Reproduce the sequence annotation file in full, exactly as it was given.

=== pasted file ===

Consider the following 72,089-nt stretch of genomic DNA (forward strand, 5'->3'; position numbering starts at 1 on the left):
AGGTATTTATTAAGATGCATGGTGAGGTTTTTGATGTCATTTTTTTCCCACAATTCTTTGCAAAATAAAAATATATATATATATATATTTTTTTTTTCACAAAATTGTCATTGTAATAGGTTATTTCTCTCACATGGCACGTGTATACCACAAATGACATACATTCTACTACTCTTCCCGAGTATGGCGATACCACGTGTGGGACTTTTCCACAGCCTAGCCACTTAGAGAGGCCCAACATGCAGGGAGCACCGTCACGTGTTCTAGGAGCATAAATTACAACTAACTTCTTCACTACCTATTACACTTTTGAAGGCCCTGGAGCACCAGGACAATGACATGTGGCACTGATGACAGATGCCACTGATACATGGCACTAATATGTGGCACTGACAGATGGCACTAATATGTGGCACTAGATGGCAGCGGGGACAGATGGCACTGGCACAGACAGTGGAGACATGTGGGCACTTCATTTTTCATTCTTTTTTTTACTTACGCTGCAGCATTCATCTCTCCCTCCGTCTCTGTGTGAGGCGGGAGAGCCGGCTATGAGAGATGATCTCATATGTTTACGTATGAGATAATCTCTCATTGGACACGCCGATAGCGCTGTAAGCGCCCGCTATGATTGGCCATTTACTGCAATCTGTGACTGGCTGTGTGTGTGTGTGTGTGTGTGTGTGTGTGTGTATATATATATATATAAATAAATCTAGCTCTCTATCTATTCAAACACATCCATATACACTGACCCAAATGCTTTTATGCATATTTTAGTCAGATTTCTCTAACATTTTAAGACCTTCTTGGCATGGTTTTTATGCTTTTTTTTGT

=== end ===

Consider the following 72,089-nt stretch of genomic DNA (forward strand, 5'->3'; position numbering starts at 1 on the left):
AGGTATTTATTAAGATGCATGGTGAGGTTTTTGATGTCATTTTTTTCCCACAATTCTTTGCAAAATAAAAATATATATATATATATATTTTTTTTTTCACAAAATTGTCATTGTAATAGGTTATTTCTCTCACATGGCACGTGTATACCACAAATGACATACATTCTACTACTCTTCCCGAGTATGGCGATACCACGTGTGGGACTTTTCCACAGCCTAGCCACTTAGAGAGGCCCAACATGCAGGGAGCACCGTCACGTGTTCTAGGAGCATAAATTACAACTAACTTCTTCACTACCTATTACACTTTTGAAGGCCCTGGAGCACCAGGACAATGACATGTGGCACTGATGACAGATGCCACTGATACATGGCACTAATATGTGGCACTGACAGATGGCACTAATATGTGGCACTAGATGGCAGCGGGGACAGATGGCACTGGCACAGACAGTGGAGACATGTGGGCACTTCATTTTTCATTCTTTTTTTTACTTACGCTGCAGCATTCATCTCTCCCTCCGTCTCTGTGTGAGGCGGGAGAGCCGGCTATGAGAGATGATCTCATATGTTTACGTATGAGATAATCTCTCATTGGACACGCCGATAGCGCTGTAAGCGCCCGCTATGATTGGCCATTTACTGCAATCTGTGACTGGCTGTGTGTGTGTGTGTGTGTGTGTGTGTGTGTGTATATATATATATATAAATAAATCTAGCTCTCTATCTATTCAAACACATCCATATACACTGACCCAAATGCTTTTATGCATATTTTAGTCAGATTTCTCTAACATTTTAAGACCTTCTTGGCATGGTTTTTATGCTTTTTTTTGT